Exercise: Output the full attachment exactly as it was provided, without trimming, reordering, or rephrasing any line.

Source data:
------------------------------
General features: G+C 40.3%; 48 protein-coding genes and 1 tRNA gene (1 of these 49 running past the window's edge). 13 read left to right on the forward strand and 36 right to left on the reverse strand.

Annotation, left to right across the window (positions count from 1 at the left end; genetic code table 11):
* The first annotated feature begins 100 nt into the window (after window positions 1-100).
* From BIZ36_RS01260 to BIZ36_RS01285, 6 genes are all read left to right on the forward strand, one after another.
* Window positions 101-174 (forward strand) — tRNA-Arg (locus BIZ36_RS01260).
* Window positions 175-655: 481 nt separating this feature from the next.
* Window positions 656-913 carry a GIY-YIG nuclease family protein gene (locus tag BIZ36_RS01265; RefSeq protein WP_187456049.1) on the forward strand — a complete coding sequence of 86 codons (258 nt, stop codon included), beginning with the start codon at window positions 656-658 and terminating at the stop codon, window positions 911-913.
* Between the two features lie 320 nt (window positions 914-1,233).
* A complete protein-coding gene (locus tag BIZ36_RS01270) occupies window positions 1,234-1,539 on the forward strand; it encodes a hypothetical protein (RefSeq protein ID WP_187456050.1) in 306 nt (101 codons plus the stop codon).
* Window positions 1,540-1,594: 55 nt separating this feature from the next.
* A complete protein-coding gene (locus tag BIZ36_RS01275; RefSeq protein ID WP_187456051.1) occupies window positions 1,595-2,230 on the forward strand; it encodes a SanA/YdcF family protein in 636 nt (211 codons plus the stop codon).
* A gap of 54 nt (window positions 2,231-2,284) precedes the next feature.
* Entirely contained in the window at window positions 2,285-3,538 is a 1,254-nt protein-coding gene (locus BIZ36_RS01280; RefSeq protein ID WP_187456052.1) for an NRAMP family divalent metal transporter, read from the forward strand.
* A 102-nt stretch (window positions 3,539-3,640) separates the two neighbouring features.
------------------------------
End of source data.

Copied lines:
General features: G+C 40.3%; 48 protein-coding genes and 1 tRNA gene (1 of these 49 running past the window's edge). 13 read left to right on the forward strand and 36 right to left on the reverse strand.

Annotation, left to right across the window (positions count from 1 at the left end; genetic code table 11):
* The first annotated feature begins 100 nt into the window (after window positions 1-100).
* From BIZ36_RS01260 to BIZ36_RS01285, 6 genes are all read left to right on the forward strand, one after another.
* Window positions 101-174 (forward strand) — tRNA-Arg (locus BIZ36_RS01260).
* Window positions 175-655: 481 nt separating this feature from the next.
* Window positions 656-913 carry a GIY-YIG nuclease family protein gene (locus tag BIZ36_RS01265; RefSeq protein WP_187456049.1) on the forward strand — a complete coding sequence of 86 codons (258 nt, stop codon included), beginning with the start codon at window positions 656-658 and terminating at the stop codon, window positions 911-913.
* Between the two features lie 320 nt (window positions 914-1,233).
* A complete protein-coding gene (locus tag BIZ36_RS01270) occupies window positions 1,234-1,539 on the forward strand; it encodes a hypothetical protein (RefSeq protein ID WP_187456050.1) in 306 nt (101 codons plus the stop codon).
* Window positions 1,540-1,594: 55 nt separating this feature from the next.
* A complete protein-coding gene (locus tag BIZ36_RS01275; RefSeq protein ID WP_187456051.1) occupies window positions 1,595-2,230 on the forward strand; it encodes a SanA/YdcF family protein in 636 nt (211 codons plus the stop codon).
* A gap of 54 nt (window positions 2,231-2,284) precedes the next feature.
* Entirely contained in the window at window positions 2,285-3,538 is a 1,254-nt protein-coding gene (locus BIZ36_RS01280; RefSeq protein ID WP_187456052.1) for an NRAMP family divalent metal transporter, read from the forward strand.
* A 102-nt stretch (window positions 3,539-3,640) separates the two neighbouring features.